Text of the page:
In The Know: Powdery pollution coated Oklahoma town

In The KnowIn The Know is a daily synopsis of Oklahoma policy-related news and blogs. Inclusion of a story does not necessarily mean endorsement by the Oklahoma Policy Institute. E-mail your suggestions for In The Know items to You can sign up here to receive In The Know by e-mail.

Today you should know that NPR has an in-depth investigation of the Continental Carbon company in Ponca City, which was not cited for dangerous pollution until after more than 13 years and more than 700 formal complaints. NPR revealed that the EPA has a watch list of more than 1,600 plants with similar problems across the country, including several more in Oklahoma. Geologists warn that Oklahoma’s seismic activity may be far from over. Speaker Kris Steele shuffled the House leadership team, and one lawmaker is complaining that he was punished for voting against Steele’s favored candidate for Speaker-designate.

A judge ruled there is sufficient evidence for the bribery case against Rep. Randy Terrill and former Sen. Debbe Leftwich to go to trial. Counties which are holding prisoners due to lack of space in state prisons say their reimbursement rate falls far short of the actual cost to keep them, which may violate the state constitution. An increasing portion of Tulsa’s poor population is living in “poverty belts” – areas where more than 40 percent of the population is below the federal poverty level.

Academic shortfalls are putting more financial burdens on Oklahoma schools as they are required to shift federal money into teacher training, school transfers and after school tutoring. A federal lawsuit against several school districts by a group of parents alleging that their special-needs children were denied private school scholarships was dismissed at the parents’ request. Several parents of special-needs students says vouchers have benefited their children, but critics warns that the program is sending public money to private schools with little to no accountability.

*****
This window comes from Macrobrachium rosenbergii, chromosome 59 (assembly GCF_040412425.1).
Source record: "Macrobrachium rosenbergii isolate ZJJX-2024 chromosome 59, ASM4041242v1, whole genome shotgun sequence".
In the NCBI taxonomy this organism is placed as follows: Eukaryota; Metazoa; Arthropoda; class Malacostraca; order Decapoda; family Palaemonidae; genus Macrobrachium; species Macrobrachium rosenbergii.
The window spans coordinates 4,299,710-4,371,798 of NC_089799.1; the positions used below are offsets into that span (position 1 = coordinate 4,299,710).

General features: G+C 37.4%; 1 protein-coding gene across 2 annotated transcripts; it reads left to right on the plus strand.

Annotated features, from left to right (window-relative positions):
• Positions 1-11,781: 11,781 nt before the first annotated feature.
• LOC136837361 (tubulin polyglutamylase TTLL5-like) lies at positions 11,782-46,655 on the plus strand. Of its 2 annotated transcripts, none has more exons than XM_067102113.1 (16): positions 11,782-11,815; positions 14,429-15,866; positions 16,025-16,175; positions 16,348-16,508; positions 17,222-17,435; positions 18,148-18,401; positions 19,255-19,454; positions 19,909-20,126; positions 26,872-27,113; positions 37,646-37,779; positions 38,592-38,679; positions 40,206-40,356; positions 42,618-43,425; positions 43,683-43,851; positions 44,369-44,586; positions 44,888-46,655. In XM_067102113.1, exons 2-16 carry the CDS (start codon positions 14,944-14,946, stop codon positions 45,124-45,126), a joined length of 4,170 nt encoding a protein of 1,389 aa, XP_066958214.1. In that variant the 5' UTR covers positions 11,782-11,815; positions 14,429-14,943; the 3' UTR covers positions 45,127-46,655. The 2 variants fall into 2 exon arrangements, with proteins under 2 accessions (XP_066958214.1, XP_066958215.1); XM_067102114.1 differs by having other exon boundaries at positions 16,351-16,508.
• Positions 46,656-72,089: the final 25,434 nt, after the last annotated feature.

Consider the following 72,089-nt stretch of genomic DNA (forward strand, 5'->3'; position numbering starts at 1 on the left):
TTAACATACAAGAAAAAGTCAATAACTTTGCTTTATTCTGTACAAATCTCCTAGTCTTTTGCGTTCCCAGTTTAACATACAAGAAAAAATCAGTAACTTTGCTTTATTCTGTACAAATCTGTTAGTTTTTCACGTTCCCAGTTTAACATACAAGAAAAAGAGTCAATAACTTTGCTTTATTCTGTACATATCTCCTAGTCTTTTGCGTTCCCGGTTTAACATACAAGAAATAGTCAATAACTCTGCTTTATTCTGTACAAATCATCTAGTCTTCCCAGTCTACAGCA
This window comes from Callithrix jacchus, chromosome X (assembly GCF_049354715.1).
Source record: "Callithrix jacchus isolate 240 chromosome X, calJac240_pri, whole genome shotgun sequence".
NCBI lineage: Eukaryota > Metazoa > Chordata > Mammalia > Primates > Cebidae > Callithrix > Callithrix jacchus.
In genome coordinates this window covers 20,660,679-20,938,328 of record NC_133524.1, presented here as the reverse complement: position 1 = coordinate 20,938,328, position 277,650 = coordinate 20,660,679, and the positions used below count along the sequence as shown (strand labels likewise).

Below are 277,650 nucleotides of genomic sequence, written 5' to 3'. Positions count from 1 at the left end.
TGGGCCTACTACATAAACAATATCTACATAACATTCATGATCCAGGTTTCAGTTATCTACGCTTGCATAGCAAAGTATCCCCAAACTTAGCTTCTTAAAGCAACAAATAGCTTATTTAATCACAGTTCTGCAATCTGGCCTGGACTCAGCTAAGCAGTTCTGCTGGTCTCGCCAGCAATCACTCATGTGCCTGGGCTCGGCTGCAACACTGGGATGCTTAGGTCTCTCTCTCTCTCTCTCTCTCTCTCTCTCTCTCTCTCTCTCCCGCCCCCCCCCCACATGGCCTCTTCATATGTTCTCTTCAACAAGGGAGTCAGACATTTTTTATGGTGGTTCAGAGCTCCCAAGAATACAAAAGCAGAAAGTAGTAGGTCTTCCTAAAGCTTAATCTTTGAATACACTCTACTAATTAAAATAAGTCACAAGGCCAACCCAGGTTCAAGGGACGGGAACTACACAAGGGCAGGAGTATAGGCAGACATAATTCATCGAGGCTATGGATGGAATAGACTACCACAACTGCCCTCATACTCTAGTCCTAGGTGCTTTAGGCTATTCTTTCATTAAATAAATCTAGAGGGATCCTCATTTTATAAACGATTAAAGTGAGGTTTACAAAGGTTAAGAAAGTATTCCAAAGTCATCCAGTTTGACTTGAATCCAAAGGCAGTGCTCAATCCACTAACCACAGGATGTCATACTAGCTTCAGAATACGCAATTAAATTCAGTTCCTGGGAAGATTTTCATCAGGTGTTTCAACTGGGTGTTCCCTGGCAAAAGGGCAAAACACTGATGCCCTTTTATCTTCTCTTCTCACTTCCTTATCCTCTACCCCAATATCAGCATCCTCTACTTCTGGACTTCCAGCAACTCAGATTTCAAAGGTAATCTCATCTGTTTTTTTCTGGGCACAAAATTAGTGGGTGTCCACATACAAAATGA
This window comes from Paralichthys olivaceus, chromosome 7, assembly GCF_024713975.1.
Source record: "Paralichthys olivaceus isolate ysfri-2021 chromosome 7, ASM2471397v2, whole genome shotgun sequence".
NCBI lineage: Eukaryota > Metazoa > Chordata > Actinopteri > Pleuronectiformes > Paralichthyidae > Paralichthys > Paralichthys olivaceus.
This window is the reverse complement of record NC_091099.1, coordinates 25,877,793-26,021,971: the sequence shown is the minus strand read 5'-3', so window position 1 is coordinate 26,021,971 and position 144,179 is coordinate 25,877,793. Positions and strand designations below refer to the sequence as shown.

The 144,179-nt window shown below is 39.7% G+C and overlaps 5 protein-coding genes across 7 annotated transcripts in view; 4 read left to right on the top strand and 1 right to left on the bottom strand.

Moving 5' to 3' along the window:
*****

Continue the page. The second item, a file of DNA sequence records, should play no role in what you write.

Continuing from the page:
An OU student is taking the university to court over a disciplinary ruling which he says failed to allow due process of law. The movement to encourage consumers to take their money out of large banks is having some impact in Oklahoma. A lawsuit was filed against DHS for putting a 6-year-old in the care of a woman who previously had two of her own young children. NewsOK reports that the incident is part of a history of child death problems in Pottawatomie County.

The Tulsa World writes that the state needs to act very soon to establish a health insurance exchange to avoid the federal government imposing one. The OK Policy Blog previously explained why it may already be too late. Today’s Number of the Day is the number of earthquakes in Oklahoma this weekend. In today’s Policy Note, Stateline reports on the pitfalls faced by efforts in several states to eliminate the income tax.

In The News

Powdery pollution coats Oklahoma town

Karen Howe couldn’t believe her luck. As a single mom working a minimum wage job and living with two kids in a crowded one-bedroom apartment in Ponca City, Okla., she was desperate for a three-bedroom house and a lawn. Howe, a member of the Ponca Tribe, was offered tribal housing in a small, tree-lined subdivision of 11 homes on the southern, rural edge of the city. “I was just real excited and happy about it because we had more space and the kids would’ve had their own rooms,” Howe recalls. She didn’t pay much attention to the neighbor across the fence, the Continental Carbon Company, and its industrial complex of pipes, storage tanks and smokestacks. Continental Carbon produces a fine black powdery substance called carbon black, which the Centers for Disease Control and Prevention lists as a potential human carcinogen.

Read more from NPR.

See also: Secret ‘Watch List’ Reveals Failure To Curb Toxic Air from NPR

Oklahoma’s seismic activity may not be over, experts say